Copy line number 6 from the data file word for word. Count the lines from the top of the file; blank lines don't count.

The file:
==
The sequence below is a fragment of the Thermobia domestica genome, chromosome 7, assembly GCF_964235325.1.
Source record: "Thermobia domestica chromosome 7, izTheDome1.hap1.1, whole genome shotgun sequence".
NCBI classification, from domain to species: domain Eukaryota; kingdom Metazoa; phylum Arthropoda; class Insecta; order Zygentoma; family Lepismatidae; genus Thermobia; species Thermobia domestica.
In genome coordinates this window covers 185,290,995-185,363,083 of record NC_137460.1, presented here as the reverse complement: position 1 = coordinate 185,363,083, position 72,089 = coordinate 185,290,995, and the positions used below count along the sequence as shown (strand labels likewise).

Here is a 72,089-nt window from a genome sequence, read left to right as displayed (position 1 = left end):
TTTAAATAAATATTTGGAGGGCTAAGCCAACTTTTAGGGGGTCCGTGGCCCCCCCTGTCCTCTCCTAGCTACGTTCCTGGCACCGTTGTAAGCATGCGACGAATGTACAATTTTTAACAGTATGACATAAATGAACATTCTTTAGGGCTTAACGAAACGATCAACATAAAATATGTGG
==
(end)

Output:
TTTAAATAAATATTTGGAGGGCTAAGCCAACTTTTAGGGGGTCCGTGGCCCCCCCTGTCCTCTCCTAGCTACGTTCCTGGCACCGTTGTAAGCATGCGACGAATGTACAATTTTTAACAGTATGACATAAATGAACATTCTTTAGGGCTTAACGAAACGATCAACATAAAATATGTGG